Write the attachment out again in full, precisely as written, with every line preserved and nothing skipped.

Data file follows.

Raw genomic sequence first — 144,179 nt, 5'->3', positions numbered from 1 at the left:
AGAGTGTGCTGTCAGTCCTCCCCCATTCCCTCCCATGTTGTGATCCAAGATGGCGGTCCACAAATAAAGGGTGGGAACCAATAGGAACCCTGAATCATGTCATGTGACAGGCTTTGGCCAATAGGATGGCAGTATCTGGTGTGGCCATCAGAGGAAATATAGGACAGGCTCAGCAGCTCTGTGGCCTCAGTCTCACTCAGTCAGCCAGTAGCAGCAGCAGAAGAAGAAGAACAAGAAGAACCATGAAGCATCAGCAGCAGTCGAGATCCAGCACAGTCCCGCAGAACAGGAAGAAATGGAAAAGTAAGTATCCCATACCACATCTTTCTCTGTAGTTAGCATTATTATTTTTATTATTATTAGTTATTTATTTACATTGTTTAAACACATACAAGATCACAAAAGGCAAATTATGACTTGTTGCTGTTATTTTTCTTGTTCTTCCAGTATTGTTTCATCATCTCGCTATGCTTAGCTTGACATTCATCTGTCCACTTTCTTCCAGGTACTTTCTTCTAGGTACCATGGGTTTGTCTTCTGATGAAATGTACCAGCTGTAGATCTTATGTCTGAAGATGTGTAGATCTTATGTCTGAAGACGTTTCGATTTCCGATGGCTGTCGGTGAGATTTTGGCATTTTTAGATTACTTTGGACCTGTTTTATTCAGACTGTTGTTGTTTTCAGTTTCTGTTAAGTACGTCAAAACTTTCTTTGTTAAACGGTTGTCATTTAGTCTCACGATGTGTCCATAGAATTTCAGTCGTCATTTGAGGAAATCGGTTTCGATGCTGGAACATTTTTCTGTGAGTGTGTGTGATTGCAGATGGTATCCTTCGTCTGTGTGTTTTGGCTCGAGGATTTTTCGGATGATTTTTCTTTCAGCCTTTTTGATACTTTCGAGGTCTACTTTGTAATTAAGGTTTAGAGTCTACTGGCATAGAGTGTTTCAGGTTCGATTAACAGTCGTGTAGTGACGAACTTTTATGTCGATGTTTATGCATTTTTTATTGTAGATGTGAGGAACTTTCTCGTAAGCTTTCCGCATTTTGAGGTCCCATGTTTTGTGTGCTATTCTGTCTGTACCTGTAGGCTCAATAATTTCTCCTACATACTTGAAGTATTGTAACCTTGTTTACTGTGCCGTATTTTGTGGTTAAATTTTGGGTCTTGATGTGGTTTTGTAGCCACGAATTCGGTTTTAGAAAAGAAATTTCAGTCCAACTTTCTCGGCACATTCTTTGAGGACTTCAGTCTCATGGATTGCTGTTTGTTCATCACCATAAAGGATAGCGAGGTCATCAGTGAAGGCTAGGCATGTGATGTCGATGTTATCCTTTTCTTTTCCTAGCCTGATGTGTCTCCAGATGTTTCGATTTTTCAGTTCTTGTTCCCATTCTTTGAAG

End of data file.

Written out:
Raw genomic sequence first — 144,179 nt, 5'->3', positions numbered from 1 at the left:
AGAGTGTGCTGTCAGTCCTCCCCCATTCCCTCCCATGTTGTGATCCAAGATGGCGGTCCACAAATAAAGGGTGGGAACCAATAGGAACCCTGAATCATGTCATGTGACAGGCTTTGGCCAATAGGATGGCAGTATCTGGTGTGGCCATCAGAGGAAATATAGGACAGGCTCAGCAGCTCTGTGGCCTCAGTCTCACTCAGTCAGCCAGTAGCAGCAGCAGAAGAAGAAGAACAAGAAGAACCATGAAGCATCAGCAGCAGTCGAGATCCAGCACAGTCCCGCAGAACAGGAAGAAATGGAAAAGTAAGTATCCCATACCACATCTTTCTCTGTAGTTAGCATTATTATTTTTATTATTATTAGTTATTTATTTACATTGTTTAAACACATACAAGATCACAAAAGGCAAATTATGACTTGTTGCTGTTATTTTTCTTGTTCTTCCAGTATTGTTTCATCATCTCGCTATGCTTAGCTTGACATTCATCTGTCCACTTTCTTCCAGGTACTTTCTTCTAGGTACCATGGGTTTGTCTTCTGATGAAATGTACCAGCTGTAGATCTTATGTCTGAAGATGTGTAGATCTTATGTCTGAAGACGTTTCGATTTCCGATGGCTGTCGGTGAGATTTTGGCATTTTTAGATTACTTTGGACCTGTTTTATTCAGACTGTTGTTGTTTTCAGTTTCTGTTAAGTACGTCAAAACTTTCTTTGTTAAACGGTTGTCATTTAGTCTCACGATGTGTCCATAGAATTTCAGTCGTCATTTGAGGAAATCGGTTTCGATGCTGGAACATTTTTCTGTGAGTGTGTGTGATTGCAGATGGTATCCTTCGTCTGTGTGTTTTGGCTCGAGGATTTTTCGGATGATTTTTCTTTCAGCCTTTTTGATACTTTCGAGGTCTACTTTGTAATTAAGGTTTAGAGTCTACTGGCATAGAGTGTTTCAGGTTCGATTAACAGTCGTGTAGTGACGAACTTTTATGTCGATGTTTATGCATTTTTTATTGTAGATGTGAGGAACTTTCTCGTAAGCTTTCCGCATTTTGAGGTCCCATGTTTTGTGTGCTATTCTGTCTGTACCTGTAGGCTCAATAATTTCTCCTACATACTTGAAGTATTGTAACCTTGTTTACTGTGCCGTATTTTGTGGTTAAATTTTGGGTCTTGATGTGGTTTTGTAGCCACGAATTCGGTTTTAGAAAAGAAATTTCAGTCCAACTTTCTCGGCACATTCTTTGAGGACTTCAGTCTCATGGATTGCTGTTTGTTCATCACCATAAAGGATAGCGAGGTCATCAGTGAAGGCTAGGCATGTGATGTCGATGTTATCCTTTTCTTTTCCTAGCCTGATGTGTCTCCAGATGTTTCGATTTTTCAGTTCTTGTTCCCATTCTTTGAAG